Fennel Honey Cake

April 23, 2018

Test Kitchen-Approved

Author Notes: This recipe comes from Sticky Fingers, Green Thumb by Hayley McKee. In the book, the cake is affectionately called Honey for Ray—a title she explains in the headnote: "This one goes out to my baby boy. He was two months old when I wrote this recipe and I like to think it will become his most requested afternoon treat. The combination of lemon myrtle, fennel and honey syrup creates a creamy, floral finish. I like to decorate this cake with Australian native flora and eucalyptus, and a handful of crumbled shortbread. It’s soft and lush, just like Ray Lou."

A few notes! The original recipe calls for 3 tablespoons ground lemon myrtle (or lemon thyme or lemon balm)—an Australian native ingredient. We substituted 2 tablespoons minced fresh thyme and the zest of 1 lemon. We also dropped the amount of honey syrup to reduce leftovers. And while the book marks 600 grams all-purpose flour as 4 cups—so, 150 grams per cup—we standardize each cup of flour at 128 grams (or, about 4 2/3 cups). Which is to say, a scale is highly recommended!

Recipe excerpted (and barely adapted) with permission from Sticky Fingers, Green Thumb by Hayley McKee, published by Hardie Grant Books March 2018.
Food52

Food52 Review: Featured in: A Fennel Honey Cake as Sweet as Its BackstoryThe Editors

Makes: one 8-inch, 2-layer cake

Ingredients

Cake

  • 3 tablespoons fennel seeds
  • 2 1/4 cups unsalted butter (500 grams)
  • 1 1/2 cups raw sugar (330 grams)
  • 2 tablespoons minced fresh thyme
  • 1 tablespoon grated lemon zest (about 1 lemon)
  • 6 large eggs
  • 1 cup whole milk (250 ml)
  • 4 2/3 cups all-purpose flour (600 grams)
  • 4 teaspoons baking powder
  • 1/2 teaspoon salt
  • 1/2 cup finely grated fennel
  • 1/4 cup freshly squeezed lemon juice

Honey syrup and cream cheese frosting

  • 1/4 cup freshly squeezed lemon juice (113 ml)
  • 1 cup plus 4 teaspoons honey (250 ml)
  • 3/4 cup water (188 ml)
  • 5 1/4 cups powdered sugar (600 grams)
  • 7 tablespoons unsalted butter (100 grams)
  • 9 ounces cream cheese (255 grams)
In This Recipe

Directions

  1. Preheat the oven to 345° F (175° C). Lightly grease and line two 8-inch (20-centimeter) round cake tins with baking paper.
  2. Toast the fennel seeds in a saucepan over a medium heat until fragrant. Remove from the heat, transfer to a large mixing bowl and leave to cool completely.
  3. Once cooled, add the butter and sugar to the bowl with thyme, lemon zest, and fennel seeds and cream together for 2 to 3 minutes or until light and fluffy. Add the eggs one at a time and continue to beat until incorporated. Stir in the milk, then sift over the flour, baking powder and salt and fold together to form a batter.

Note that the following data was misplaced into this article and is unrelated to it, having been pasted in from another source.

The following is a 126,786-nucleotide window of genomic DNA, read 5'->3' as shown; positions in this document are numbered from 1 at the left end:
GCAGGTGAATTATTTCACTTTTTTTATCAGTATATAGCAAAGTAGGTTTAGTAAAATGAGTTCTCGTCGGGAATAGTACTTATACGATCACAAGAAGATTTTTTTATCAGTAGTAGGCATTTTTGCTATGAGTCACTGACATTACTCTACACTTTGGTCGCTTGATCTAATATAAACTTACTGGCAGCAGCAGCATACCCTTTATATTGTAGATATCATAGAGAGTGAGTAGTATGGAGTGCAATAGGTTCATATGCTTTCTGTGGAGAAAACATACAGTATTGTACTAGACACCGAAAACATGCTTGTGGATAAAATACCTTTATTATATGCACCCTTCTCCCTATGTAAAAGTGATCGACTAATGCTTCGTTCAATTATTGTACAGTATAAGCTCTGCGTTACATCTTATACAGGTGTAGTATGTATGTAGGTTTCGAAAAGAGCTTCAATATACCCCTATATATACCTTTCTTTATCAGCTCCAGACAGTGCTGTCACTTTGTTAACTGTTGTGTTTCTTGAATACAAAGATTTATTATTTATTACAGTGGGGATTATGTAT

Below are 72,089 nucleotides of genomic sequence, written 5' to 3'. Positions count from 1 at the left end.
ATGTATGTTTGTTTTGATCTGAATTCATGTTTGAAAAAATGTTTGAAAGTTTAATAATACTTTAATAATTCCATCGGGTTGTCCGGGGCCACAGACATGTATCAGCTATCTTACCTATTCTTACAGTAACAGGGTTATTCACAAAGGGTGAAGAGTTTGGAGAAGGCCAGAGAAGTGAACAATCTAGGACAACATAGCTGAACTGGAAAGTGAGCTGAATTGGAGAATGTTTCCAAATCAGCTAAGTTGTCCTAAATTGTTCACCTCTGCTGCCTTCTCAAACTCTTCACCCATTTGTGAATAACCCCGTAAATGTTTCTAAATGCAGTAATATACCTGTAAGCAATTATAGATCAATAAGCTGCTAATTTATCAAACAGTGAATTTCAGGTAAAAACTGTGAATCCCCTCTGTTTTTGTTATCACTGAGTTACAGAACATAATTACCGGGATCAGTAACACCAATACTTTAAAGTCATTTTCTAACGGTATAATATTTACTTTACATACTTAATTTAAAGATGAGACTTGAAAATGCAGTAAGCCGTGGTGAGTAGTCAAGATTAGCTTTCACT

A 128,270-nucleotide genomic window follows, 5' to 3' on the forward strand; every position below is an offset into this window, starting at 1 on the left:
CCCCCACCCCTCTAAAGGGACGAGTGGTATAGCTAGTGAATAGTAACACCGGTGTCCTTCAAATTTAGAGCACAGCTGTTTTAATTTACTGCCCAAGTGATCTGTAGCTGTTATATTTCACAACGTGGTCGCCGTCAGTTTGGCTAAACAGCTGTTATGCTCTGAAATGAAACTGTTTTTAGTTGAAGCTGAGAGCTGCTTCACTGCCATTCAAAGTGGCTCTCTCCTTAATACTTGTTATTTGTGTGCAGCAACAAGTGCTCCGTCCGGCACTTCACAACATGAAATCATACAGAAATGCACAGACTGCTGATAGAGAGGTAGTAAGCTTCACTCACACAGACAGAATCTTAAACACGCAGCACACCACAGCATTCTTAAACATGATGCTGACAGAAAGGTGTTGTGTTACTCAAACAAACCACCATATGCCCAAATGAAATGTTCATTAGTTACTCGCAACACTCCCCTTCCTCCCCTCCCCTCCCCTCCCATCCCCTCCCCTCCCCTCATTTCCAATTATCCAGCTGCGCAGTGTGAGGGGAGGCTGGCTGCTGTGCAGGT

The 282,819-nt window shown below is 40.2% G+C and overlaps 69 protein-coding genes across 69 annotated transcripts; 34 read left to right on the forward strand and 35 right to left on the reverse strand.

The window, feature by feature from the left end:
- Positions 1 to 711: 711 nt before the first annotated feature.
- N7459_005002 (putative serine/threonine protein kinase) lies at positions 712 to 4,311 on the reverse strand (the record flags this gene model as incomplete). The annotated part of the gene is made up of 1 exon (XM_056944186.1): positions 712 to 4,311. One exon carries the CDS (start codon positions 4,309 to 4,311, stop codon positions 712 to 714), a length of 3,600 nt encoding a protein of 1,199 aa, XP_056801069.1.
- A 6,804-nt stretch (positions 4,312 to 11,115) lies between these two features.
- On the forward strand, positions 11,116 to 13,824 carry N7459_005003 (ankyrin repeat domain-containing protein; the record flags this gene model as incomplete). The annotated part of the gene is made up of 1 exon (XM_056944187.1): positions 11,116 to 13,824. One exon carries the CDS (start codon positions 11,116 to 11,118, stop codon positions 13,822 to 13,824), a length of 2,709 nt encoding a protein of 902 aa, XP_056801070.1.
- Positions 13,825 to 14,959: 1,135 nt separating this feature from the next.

4. Using your hands, squeeze the grated fennel to remove any excess moisture, then add it to the batter and stir together gently to distribute evenly. Divide the batter evenly between the prepared tins and bake for 1 hour, or until a skewer inserted into the centers comes out clean.
  5. Meanwhile, make the honey syrup. Combine the lemon juice, 1 cup honey, and water in a saucepan set over a medium-high heat and stir together until the honey dissolves. Bring to the boil, then remove from the heat. Set aside.
  6. While the cakes are hot and in their tins, prick the tops with a fork and ladle over 1 cup (250 ml) of the honey syrup. Cool on a wire rack.
  7. To make the honey icing, beat the remaining 4 teaspoons honey, powdered sugar, butter, and cream cheese together in a bowl using a hand-held mixer, or a stand mixer fitted with the paddle attachment, until smooth.
  8. Place one of the cooled cakes on a serving plate or stand and spread with half the icing, then place the second cake on top. Spread over the remaining icing and serve with the remaining honey syrup.

More Great Recipes:
Cake|Cream Cheese|Fennel|Honey|Lemon Juice|Milk/Cream|Thyme|Dessert

Reviews (2) Questions (1)

2 Reviews

Joshua L. April 29, 2018
Can't help but wonder if there's something up with the volumetric measurements, especially for the syrup & frosting. Shouldn't the mls for 3/4 cup be 3x the mls for 1/4 cup? And the mls for 1 cup plus 4T be more than 4x the mls for 1/4 cup?
 
Anna N. May 1, 2018
you are right but since the 4T of honey are used in a different part of the recipe she didn't want to confuse people by adding the extra ml to the measures. And for the amount of sugar she is using for the frosting I would consider sticking to the 113 ml of lemon juice instead of 1/4 cup, maybe the acidity will cut the sweetness